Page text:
A R T L E T T E R
The Timely Magazine of Art
|#22||<!>previous/ next>!> Artletter index||February 1, 1996|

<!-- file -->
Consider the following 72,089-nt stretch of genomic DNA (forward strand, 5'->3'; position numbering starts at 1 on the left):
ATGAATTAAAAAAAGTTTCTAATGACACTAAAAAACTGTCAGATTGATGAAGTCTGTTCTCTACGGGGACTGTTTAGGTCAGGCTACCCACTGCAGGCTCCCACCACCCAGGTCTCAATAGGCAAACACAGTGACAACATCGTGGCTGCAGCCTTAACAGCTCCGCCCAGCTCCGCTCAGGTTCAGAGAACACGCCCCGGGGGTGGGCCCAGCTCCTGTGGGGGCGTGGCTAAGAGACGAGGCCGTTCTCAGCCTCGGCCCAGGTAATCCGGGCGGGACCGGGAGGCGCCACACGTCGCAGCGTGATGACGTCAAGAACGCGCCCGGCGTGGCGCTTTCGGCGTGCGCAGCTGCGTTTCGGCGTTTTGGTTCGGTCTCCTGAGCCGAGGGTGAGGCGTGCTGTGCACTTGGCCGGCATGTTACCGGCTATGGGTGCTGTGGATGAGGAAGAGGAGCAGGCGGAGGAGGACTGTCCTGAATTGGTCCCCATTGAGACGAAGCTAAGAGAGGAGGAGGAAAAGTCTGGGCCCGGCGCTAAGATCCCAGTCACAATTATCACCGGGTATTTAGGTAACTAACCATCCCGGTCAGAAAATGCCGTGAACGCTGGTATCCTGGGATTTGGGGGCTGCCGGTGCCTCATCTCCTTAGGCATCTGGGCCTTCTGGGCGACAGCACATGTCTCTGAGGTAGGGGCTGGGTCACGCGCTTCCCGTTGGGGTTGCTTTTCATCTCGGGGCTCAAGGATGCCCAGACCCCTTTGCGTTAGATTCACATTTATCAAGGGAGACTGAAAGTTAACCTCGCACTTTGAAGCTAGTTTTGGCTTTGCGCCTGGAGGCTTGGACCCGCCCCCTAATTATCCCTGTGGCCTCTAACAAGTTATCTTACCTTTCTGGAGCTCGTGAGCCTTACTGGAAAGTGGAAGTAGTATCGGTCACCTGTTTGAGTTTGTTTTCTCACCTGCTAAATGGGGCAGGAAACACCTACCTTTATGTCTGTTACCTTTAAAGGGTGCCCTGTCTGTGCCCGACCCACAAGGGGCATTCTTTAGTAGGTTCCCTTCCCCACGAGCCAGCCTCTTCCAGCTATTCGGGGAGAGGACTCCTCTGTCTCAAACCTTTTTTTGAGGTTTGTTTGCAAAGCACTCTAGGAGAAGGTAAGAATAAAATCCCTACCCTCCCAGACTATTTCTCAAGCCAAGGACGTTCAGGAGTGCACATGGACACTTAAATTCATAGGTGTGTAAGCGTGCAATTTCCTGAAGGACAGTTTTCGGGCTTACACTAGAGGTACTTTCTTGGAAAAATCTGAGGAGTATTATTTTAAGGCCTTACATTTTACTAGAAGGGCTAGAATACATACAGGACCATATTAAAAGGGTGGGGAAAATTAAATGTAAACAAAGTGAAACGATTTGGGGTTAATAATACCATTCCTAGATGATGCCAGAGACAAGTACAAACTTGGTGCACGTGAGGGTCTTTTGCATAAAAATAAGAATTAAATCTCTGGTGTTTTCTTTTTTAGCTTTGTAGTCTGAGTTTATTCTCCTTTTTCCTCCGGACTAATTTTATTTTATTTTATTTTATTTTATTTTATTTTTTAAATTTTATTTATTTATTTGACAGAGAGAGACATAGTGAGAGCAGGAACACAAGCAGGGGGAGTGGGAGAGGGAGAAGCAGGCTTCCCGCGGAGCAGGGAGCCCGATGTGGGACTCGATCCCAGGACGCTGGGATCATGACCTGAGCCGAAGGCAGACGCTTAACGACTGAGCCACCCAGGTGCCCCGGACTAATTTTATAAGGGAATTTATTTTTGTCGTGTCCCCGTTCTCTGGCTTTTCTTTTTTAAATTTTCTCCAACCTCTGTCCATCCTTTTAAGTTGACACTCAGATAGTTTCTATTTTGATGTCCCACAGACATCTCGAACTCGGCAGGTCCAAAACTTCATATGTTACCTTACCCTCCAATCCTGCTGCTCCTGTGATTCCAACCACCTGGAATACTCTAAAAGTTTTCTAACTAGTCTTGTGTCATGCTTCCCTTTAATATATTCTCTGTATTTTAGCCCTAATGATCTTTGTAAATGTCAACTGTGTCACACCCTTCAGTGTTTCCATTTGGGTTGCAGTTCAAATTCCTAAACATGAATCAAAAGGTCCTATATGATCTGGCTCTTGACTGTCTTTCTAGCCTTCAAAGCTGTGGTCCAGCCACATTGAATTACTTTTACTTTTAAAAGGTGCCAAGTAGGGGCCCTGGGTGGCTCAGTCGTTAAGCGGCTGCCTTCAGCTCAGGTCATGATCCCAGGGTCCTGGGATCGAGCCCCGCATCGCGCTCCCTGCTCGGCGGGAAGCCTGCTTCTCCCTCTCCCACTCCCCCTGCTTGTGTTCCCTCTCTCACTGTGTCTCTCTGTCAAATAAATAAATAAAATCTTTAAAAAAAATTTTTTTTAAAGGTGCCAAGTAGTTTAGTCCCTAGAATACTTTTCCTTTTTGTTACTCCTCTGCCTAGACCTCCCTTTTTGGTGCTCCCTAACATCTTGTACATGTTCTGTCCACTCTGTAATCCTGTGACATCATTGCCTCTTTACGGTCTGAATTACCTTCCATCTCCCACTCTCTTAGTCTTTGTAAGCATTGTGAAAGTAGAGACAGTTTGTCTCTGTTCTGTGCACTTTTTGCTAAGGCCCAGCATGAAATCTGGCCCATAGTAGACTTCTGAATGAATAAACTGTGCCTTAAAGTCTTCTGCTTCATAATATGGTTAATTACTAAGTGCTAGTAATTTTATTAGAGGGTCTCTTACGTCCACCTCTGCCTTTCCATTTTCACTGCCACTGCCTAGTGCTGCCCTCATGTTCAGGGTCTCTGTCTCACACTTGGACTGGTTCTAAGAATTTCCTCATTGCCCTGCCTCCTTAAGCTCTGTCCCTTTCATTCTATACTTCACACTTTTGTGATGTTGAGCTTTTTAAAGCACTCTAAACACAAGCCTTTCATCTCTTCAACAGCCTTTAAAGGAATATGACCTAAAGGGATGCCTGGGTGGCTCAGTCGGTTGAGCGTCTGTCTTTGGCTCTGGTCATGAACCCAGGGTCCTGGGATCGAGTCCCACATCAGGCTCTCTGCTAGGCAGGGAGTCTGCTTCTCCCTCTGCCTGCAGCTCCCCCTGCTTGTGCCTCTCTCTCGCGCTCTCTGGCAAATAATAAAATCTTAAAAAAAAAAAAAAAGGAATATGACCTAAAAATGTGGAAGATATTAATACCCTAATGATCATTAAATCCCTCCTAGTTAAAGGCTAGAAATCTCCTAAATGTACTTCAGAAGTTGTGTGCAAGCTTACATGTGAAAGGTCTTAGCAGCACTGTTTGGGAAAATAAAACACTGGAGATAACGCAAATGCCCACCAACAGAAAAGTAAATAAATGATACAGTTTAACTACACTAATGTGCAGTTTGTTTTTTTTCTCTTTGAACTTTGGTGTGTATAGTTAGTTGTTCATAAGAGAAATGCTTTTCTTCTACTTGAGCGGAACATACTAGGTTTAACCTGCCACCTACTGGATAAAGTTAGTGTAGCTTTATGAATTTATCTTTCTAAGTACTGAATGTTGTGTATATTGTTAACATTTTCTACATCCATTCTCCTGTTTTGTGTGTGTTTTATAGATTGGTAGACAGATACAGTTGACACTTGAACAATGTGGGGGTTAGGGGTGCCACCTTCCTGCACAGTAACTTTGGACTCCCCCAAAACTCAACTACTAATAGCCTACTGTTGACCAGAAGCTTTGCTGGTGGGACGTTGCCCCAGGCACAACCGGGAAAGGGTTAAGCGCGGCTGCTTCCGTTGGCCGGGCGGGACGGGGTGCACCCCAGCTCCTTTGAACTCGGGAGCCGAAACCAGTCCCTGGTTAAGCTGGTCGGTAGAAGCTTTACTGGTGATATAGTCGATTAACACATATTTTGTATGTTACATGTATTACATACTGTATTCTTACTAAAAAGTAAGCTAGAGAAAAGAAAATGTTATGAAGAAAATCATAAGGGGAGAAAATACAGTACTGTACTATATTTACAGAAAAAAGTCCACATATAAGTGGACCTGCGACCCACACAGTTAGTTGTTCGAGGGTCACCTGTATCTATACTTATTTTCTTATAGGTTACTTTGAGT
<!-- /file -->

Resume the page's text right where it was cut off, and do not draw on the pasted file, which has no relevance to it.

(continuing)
Get your ARTLETTER Anthology 1995! Catch up on what you missed or archive for posterity. Send 5 postage stamps for Issues 1-19 today! Todd Ramsell at Lawndale 3/1 Comic books in art galleries always remind me of aging rock stars composing symphonies, i.e. abandoning their talents for an ambition that is dubious at best. "Low" art is better than "high" art anyway, which is why the intelligensia has to denigrate it as "low" and the hoi polloi couldn't care less. Which isn't to say that I didn't like Ramsell's work; it's inventive, entertaining and weird, but I don't want to stand around Lawndale to read it.- Mark Allen Michael Kennaugh at Sally Sprout 2/24 It impossible not to see the strong influence of Cy Twombly in Mr. Kennaugh's work. The best painting, Bubo, seems to be furthest from the Twomblyesque grasp and shows something of a personal abstract dialog in which the artist uses the formal language to create a visual diary. Chunky yet fragile, a cloud of awkward black lines seems to speak with a somber, melancholic tone. Bubo is the only painting which holds its raw canvas; in other works the white spaces seem flat and incoherent. The show has an overall freshness. -Louise Cranston Hines and his Circle at Art of this Century, 414 W. Gray 2/26 Intensely relevant to life in 1996. These paintings use supergraphics (those giant geometric stripes and curves used to brighten up dull institutional buildings; Kroger on Montrose has a beauty on its south wall) as a metaphor for the failure of the progressive, utopian ideals associated with abstract art. Usually a gallery is a separate little world, but in this show what's inside the gallery and what's outside on the street are the same; there is no break in the continuity between the subject and it commentaries. Robert Montgomery's giant watercolors on canvas fade romantically; Jeff Elrod's vicious older paintings amputate slices of giant curved stripes as if they were seen in bad, close-cropped snapshots. Giovanni Garcia-Fenech's brilliantly dull landscapes show the empty sky, anonymous buildings and discouraged vegetation of urban scenes flattened into affectless pastel abstractions. Accompanied by a good, informative low-budget catalog.- B.D. Address letters to: Bill Davenport, 801 Tulane St., Houston TX 77007 Mail subscriptions $15/year. Look for Artletter 23 on February 15.